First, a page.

As over-the-air updates for Android 6, also called Android Marshmallow, start slowly rolling out to some Nexus devices, many SEOs are wondering how this well-publicized update will impact mobile user behavior and search. This is especially true because Google’s enhanced predictive search utility, Now on Tap, will be deeply integrated in the browser and OS.
Having received the update, I can tell you that so far, it has not lived up to the hype; but that does not mean that it will not have a huge impact on the direction and future of mobile search.
To predict the impact of more integrated predictive search, we can start by looking at the mobile Chrome, search and Google Now updates that were made before the soft launch of Android Marshmallow (since they all appeared to be in preparation for the more comprehensive Android Marshmallow launch) and compare them to the post-launch reality.
In the past six months, there have been a large number of subtle and not-so-subtle changes, and this three-part series will review some of those changes and their implications on mobile SEO strategy. While app deep linking and indexing are very important parts of the update, these articles will focus on the more web-based changes.
The three topics covered in this series will be Google’s Private Index, sponsored Google Now cards and the “Click-to-Search” mobile search behavior and results.
Let’s start by delving into Google’s Private Index search results. Google has always collected data from its users for the purpose of personalization (like query, browsing and click history), but now Google also keeps a searchable Private Index.
“Phone” is a new search option/index that Google has made available to all users (with or without Android Marshmallow), as in “Search my phone.” You can find it hidden in the Google Now interface when you scroll to the right in the top navigation.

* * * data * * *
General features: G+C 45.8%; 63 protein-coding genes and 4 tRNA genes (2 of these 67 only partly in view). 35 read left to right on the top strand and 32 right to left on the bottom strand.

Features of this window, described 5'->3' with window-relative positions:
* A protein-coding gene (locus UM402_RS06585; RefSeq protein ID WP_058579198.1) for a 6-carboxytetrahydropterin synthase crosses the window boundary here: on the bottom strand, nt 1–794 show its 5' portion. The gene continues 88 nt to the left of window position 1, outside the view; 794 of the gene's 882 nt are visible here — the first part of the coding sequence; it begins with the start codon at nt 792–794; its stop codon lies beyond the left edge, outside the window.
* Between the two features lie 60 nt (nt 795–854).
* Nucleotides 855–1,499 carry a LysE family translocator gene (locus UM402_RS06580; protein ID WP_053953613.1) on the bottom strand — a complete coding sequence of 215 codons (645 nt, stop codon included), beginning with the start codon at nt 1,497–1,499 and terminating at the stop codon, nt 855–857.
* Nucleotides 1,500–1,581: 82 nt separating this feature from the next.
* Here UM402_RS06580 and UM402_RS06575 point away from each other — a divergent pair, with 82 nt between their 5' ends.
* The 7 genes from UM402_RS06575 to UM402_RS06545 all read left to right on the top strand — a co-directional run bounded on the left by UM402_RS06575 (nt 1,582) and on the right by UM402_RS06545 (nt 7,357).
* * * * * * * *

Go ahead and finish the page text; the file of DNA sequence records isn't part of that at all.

This is Google’s entry to your Private Index, and it seems to be much like the Apple iOS 9 Private Index, in which information about your private mobile behavior is stored to your phone so that it can be surfaced quickly during subsequent interactions with the OS.
Unlike the iOS 9 Private Index, Google is doing its best to aggregate a user’s behavior across all devices, and their Private Index information is at least partially hosted in the cloud (as opposed to hosting it all locally on your device like with iOS 9).
NOTE: You must begin the search from your Google Now or Now on Tap search function, or from the home screen on your phone. When you execute the search, and the browser launches, you must scroll the navigation to the far right, because the “phone” option will be off the screen. Chrome and Google Now have a slightly different configuration of the search results navigation. If you start a search from the Chrome browser, you currently will not see the same navigation.
Items from this index can surface as contacts, emails, apps, previous searches, music and more. On both Android and iOS, you can use Google to search your Private Index for anything hosted in Google’s cloud simply by entering a query like “my flights” or “find all my pictures of dogs.”